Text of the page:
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New gym will seat 2,161 & feature glass wall
A rendering of the glass wall separating the lobby and the actual gym for the new gym complex expected to break ground next fall at Manteca High.

Manteca High’s new gym will definitely not be your great-grandfather’s gym.

The Buffalo’s first gym completed in 1922 was the proverbial cat’s meow at the time. The “gym” was on top of the stage in the new auditorium that could seat 550 people “in handsome comfortable opera chairs”. The stage — 76 feet in length — included a net to avoid basketballs from flying into the seats and prevent “human beings falling into the orchestra pit.” Despite the net, people did end up falling into the orchestra pit prompting it to be removed.

The new gym — expected to break ground at the start of Manteca’s centennial year next fall — will seat four times as many people as that first gym. 

The gym being built where the swimming pool was removed this past summer will seat 2,161 people — almost triple the 700 that the Winter Gym can now accommodate. It will allow Manteca High to hold the entire ultimate student body enrollment of the campus that is being modernized to accommodate. Currently Manteca High has to have a “wave” of three assemblies instead of one for school-wide assemblies for its 1,600 students.

The new gym will consist of concrete masonry block construction similar to the Measure G school bond project that placed a multipurpose building at nearby Lincoln School.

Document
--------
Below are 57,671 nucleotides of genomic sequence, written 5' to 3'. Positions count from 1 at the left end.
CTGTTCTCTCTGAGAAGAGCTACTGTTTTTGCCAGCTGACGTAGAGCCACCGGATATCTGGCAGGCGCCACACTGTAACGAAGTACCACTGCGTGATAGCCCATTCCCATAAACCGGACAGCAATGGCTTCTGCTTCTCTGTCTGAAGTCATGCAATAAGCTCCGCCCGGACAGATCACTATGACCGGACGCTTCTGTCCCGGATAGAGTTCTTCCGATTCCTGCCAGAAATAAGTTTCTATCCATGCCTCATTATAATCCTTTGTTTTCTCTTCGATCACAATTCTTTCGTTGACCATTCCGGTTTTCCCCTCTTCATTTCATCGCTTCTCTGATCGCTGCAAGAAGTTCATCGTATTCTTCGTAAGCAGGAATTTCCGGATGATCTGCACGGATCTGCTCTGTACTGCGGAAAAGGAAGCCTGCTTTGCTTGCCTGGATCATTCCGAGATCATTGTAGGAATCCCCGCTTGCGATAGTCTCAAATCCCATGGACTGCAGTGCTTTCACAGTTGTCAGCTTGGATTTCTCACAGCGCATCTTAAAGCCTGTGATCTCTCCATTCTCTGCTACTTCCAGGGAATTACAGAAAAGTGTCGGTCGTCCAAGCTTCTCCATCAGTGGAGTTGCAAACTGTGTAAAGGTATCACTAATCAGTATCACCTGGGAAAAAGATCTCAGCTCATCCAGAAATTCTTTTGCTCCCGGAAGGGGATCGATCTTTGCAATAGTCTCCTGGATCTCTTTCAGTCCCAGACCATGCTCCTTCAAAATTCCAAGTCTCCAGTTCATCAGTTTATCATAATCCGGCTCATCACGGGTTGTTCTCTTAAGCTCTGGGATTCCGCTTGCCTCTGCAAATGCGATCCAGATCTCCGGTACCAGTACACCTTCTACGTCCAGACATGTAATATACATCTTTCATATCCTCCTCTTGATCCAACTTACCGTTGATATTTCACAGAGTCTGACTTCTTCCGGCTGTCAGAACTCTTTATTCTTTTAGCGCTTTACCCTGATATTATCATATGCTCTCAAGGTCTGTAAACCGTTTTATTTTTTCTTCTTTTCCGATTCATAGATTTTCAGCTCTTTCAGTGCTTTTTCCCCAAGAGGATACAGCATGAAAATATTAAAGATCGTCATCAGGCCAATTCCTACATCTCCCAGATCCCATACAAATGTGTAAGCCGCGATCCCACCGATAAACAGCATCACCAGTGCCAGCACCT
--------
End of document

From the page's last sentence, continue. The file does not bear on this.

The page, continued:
Perhaps the most unique aspect of the new gym is the open feel created by a glass wall between the lobby and the gym. This will not only allow for more natural light but it will significantly increase security and safety as on duty administrators during events will be able to see more areas.

That design feature was one of many incorporated into the Manteca High redesign that were gleaned from numerous meetings with faculty, the community, and students.

At the same time fans lingering in the lobby will be able to watch games while they are either in line at the snack bar or simply milling in the lobby.

The lobby area will also have a ticket booth, snack bar and restrooms. The gym will include restrooms as well.

The gym will have the latest LED lighting and will at least be wired — if not having actual solar power panels in place — when the gym is built.

“It is part of our overall effort to be cost efficient,” Superintendent Clark Burke said of facility designs aimed at reducing operational costs and future maintenance expenses.

The front entrance will face to the east where Garfield Avenue now runs. The southern part of Garfield Avenue will eventually lead into a roundabout to serve as a drop-off point. The entrance to the new swimming pool will be adjacent to the new gym.

One of the existing locker rooms at the Winter Gym will be updated. The other locker room will be converted to an aerobics room. The current woodshop will be remodeled into a weight room.

The existing small gym will not be demolished until the new gym is completed.

If the state Department of Architecture is able to process the plans in five to six months after the school district submits them and groundbreaking starts by the fall of 2020, there will then be a 12 to 14 month construction period. That means today’s freshmen class could be able to use the new gym their junior year.

Once the current small gym is eliminated work will start on the new swimming pool that will have 30 meters for competitive swimming as well as an area for students to learn to swim.

Work on the initial phase — the creation of the first part of a “pedestrian promenade” from the football stadium to where the new gym is being built — will be completed later this month. The project also involves the relocation of the softball field next to the football stadium adjacent to the baseball fields with the outfields almost touching each other.

The $42 million project includes bond funds for modernization and safety upgrades as well as development fees and residual redevelopment agency money for improvements needed to accommodate growth.

To contact Dennis Wyatt, email